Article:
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Scottie is asked for feedback on a date. Honestly. And now he’s going to Hell.
As this column is proof, there’s no denying that I’ve had my fair share of disastrous dates. Still, I can’t seem to run a mile when I notice that it’s not going to go well. My friend Paul recently told me to just give a pre-prepared excuse and make a dash for the nearest exit; something like “oh I really must go, I just remembered that I left my mother in the oven”. Or maybe “oh, I’m so sorry, but I have to say goodbye to my cat before she’s launched into space”. And then run. RUN.
Instead, I endured another addition to the series, yet even when I was free and walking home, he texted to see what I thought of him. I sent a reply that wouldn’t be too harsh; that I had a lovely time, but I didn’t feel any chemistry. Then I got a message that was something new:
“Just let me know what I did wrong, so I can improve for next time.”
My heart sank, but part of me wondered if he was also going to ask for a written reference to go with it. Usually, if I politely say to a guy that our first date will also be our last, I’ll get some sort of acknowledgement that the message has been received and we leave it at that. This guy was different, yet I should’ve known that things weren’t going to be as easy.
This is where I should probably go to Hell, but I gave him what he asked for. I told him where he went wrong. I mentioned how admitting to me that he was “really boring” was hardly going to attract me, that he’d usually be expected to ask the odd question in a conversation (because I quickly got fed up being the only one to ask), and that randomly saying “hey, let’s get married!” might just scare the living daylights out of me.
Believe it or not, I’m not so heartless as to give these tidbits of advice in a callous way. I had to sit down and put the brain gears in motion to give him the critique he wanted, without hurting him. On the other side, I had to make sure that he knew I didn’t want to give him that second chance; sixty minutes of forced conversation in his company was more than enough.
The date itself was doomed from the start. He was a bit of a rocker type, although most rockers have life, passion and aggression in them. Instead, this rocker found the emotional version of Botox; he seemed to have no interests, no passions and no life. He travelled a bit – a topic which I held onto for dear life – but “nowhere too special”. One thing he genuinely seemed to like was tattoos, which gave us a good six minutes and twenty-two seconds of decent conversation. Still, when I asked why he liked them, he gave no proper reason; “why not?” was his reply. Fascinating, and so deep.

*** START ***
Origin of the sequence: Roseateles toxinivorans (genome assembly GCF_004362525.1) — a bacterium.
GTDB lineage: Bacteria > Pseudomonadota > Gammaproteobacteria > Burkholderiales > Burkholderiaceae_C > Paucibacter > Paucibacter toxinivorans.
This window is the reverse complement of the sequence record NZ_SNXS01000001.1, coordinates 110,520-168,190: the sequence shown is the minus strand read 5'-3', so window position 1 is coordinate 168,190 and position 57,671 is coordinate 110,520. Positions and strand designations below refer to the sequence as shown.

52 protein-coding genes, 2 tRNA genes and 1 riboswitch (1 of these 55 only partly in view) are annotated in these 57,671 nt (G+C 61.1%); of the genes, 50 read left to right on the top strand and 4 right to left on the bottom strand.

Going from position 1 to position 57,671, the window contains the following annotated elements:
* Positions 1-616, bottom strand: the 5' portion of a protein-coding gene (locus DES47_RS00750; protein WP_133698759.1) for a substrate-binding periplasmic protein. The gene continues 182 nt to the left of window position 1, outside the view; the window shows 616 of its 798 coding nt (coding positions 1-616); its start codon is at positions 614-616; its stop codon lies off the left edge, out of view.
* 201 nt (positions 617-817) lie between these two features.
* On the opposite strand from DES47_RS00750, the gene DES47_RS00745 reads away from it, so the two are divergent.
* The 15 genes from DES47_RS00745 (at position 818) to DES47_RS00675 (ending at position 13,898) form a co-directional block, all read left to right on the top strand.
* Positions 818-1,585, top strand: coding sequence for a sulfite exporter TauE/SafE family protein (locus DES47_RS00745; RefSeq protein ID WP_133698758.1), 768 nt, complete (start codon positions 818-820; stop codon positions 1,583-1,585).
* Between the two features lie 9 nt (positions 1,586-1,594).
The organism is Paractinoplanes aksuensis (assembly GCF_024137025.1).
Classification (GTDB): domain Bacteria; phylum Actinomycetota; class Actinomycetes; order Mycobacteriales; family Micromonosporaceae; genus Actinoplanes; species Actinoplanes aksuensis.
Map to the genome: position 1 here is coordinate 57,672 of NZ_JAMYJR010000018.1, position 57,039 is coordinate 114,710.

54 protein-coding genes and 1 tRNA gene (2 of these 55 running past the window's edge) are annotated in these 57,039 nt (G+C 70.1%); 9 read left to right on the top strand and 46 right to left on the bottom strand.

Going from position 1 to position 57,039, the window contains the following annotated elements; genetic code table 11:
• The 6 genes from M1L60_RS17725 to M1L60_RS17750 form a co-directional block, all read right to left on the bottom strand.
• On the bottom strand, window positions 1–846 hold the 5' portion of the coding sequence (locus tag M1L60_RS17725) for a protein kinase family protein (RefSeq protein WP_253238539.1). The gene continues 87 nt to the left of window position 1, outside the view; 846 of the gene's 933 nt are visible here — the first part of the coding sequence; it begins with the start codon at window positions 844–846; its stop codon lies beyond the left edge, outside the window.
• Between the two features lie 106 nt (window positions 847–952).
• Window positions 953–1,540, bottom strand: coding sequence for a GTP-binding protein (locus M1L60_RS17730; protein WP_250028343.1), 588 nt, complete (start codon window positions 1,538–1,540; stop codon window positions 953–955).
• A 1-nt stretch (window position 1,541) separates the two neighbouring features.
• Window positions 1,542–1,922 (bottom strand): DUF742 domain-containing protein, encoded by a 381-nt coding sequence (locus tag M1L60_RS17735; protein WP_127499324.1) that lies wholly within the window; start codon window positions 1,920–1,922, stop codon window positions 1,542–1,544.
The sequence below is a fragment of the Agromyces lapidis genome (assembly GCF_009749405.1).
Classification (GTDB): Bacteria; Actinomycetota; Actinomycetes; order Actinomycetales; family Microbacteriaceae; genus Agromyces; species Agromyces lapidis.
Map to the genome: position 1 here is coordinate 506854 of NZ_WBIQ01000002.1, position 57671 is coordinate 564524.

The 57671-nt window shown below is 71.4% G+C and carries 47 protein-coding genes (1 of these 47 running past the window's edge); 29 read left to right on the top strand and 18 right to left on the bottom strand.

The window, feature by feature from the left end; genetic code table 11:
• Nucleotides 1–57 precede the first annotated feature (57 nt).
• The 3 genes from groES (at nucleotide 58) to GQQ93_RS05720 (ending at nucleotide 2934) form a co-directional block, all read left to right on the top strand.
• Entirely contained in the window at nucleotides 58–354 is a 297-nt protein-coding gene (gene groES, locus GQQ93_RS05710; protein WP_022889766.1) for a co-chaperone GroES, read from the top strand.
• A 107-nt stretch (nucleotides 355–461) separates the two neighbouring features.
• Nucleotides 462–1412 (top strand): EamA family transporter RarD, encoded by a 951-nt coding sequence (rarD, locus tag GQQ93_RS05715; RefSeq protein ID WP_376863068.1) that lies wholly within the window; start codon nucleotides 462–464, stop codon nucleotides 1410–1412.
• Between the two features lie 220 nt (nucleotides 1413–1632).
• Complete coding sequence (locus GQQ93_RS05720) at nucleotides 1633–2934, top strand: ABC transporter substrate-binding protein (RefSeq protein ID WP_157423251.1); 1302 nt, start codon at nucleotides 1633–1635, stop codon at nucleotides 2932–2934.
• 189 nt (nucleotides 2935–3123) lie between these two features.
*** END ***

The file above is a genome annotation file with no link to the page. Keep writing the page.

They say the topic men like to talk about most is themselves, but that isn’t entirely true. While my date gave his best impression of a painted wall slowly drying, my mind started to panic over what was left for me to talk about. Eventually I couldn’t handle it anymore, and made my excuses to leave. It wasn’t long afterwards that I got his request for a critique, but he didn’t seem best pleased when I tried to let him down gently.
“Please don’t jump to conclusions,” he replied. “I thought we were getting to know each other before jumping into anything. I even wanted to hold your hand, but thought that might be a bit forward.”
His response made me wonder if I was dealing with someone who was either a bit touched in the head, or genuinely didn’t have a clue how to date. Either way, the latter applied, but I was slightly concerned for him now. Still, I remembered a brief line he said when we were chatting online before the date:
“I don’t go on too many dates… usually they don’t want to see me again after the first date.”
Ignoring the neon-lit warning signs, I passed his remark off as a humble gesture at best, or at worst, an admission of a recent unlucky streak – something we all go through from time to time. Now, though, I realised that it was probably very true, and I was the latest addition to his bad luck. But how do you sensitively tell someone that they were like a human form of valium? Ignoring his request for a second chance (your instincts are at their most accurate within the first few seconds, I reckon), I offered the ‘let’s be friends’ card, which he wasn’t too impressed with:
“No point. We’ll meet up about three or four times as mates to be polite, then you’ll lose interest and I won’t hear from you again.”
Impressed with his eternal optimism, I gave in and let him achieve his self-fulfilling prophesy by replying with a simple “fair enough”. Normally, I’d genuinely intend to be friends with guys if there’s no romantic spark to be felt, but the negativity from this guy was becoming stifling.
In some ways, we both learned something new from that date. He learned that asking questions can go both ways, and that a guy needs to be interested in something before he becomes interesting. On the other hand, I learned that if someone asks for help, what they’re asking for might not help them at all.
[To read the previous instalment of Scott’s column, click here.]
‘Scottie’ Illustrations by Stephen Charlick